The Importance of Time Management

Three industry professionals share their best practice ideas for effective time management.
By John Rymer, New Home Knowledge | April 30, 2006

John Rymer

I hear a lot of new home sales professionals talking about not having enough time to get everything accomplished. There is a lot to do: meet new clients, attend meetings, provide updates to customers, forge real-estate agent relationships and maintain the sales center. What steps do you take to ensure the right things get done every day?

Kelly Boeher
Midwest mid-size builder
Annual Sales: $13 million; 74 homes

Time management is extremely important to your success in new home sales. It all starts with organizational skills. You have to be organized to get everything accomplished. The way that I stay on top of my "to do" list is to come in early and stay late several days per week. The great thing about this is that you are working when the sales office is closed and you don't have interruptions. I find my chances of reaching my clients at home is much better when I make phone calls after hours. I find that's when they are willing to take time and talk.

I also feel that you need to use technology. Many customers prefer to receive e-mail follow-ups. I also use e-mail blasts to keep my customers updated on what's new. It's a great way to stay in touch.

I also make sure I find time to improve my skills as a new home sales professional. Course work and training classes are essential to achieving your goals and [becoming] the best you can be.

Reed Schweizer
Local Florida builder
Annual Sales: $55 million; 315 homes

Time management is super, super important to your success. During the week, I concentrate on activities that can get done during the week: I meet with mortgage companies, title companies, [and] deal with administrative issues, marketing issues and customer follow-up. The weekends are for meeting new clients. That's when I concentrate on new customers and new leads and minimize other issues. So it is new clients on the weekends and take care of business and existing clients on the weekdays.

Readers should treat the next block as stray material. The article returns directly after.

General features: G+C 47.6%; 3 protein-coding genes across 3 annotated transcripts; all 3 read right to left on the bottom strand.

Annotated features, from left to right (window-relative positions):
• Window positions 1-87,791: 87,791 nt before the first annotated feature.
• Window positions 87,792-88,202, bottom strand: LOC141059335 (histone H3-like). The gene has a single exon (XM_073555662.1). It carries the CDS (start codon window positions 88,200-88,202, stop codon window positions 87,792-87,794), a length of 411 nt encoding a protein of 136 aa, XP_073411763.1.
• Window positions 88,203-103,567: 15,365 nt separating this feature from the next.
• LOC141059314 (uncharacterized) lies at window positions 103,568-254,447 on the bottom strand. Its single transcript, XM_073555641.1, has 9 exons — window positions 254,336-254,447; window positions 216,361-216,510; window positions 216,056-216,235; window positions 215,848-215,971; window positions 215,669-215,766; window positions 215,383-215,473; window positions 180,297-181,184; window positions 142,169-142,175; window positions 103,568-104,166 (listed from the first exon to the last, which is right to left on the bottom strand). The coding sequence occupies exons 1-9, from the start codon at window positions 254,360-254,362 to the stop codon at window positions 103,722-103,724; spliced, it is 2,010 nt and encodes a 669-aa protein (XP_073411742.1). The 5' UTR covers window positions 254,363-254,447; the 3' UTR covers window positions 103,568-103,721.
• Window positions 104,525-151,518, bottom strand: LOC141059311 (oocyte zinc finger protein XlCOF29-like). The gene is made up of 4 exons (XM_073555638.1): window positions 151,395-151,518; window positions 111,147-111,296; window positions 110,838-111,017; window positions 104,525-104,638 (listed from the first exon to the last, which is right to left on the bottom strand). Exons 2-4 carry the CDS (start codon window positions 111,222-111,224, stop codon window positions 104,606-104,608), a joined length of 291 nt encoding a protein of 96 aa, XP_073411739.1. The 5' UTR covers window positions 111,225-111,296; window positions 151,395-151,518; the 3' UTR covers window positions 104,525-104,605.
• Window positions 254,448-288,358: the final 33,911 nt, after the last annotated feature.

Debbie McGee
California regional sales team
Annual Sales: $70 million; 120 homes

I have a routine in the morning and another routine in the afternoon. I do it every day so I never get behind, and I'm more organized. I have a certain time for follow-up and another time set aside time for customer issues. If I skip my follow-up or miss some administrative reports one day, it just puts me further behind the next day. My routine also includes keeping current on my competition and looking for maintenance items in my model center. This structure also allows me to have some extra time for the things I really like, such as attending a sales training seminar or MIRM class. I find that attending the classes makes my presentations much smoother and prepares me on ways to deal with tough customer issues.

You need to make sure that you have proactive follow-up, not just when you need extra sales. Good habits, like bad habits, are hard to break. So that's why I try to set aside time each day for those things that will make me successful.


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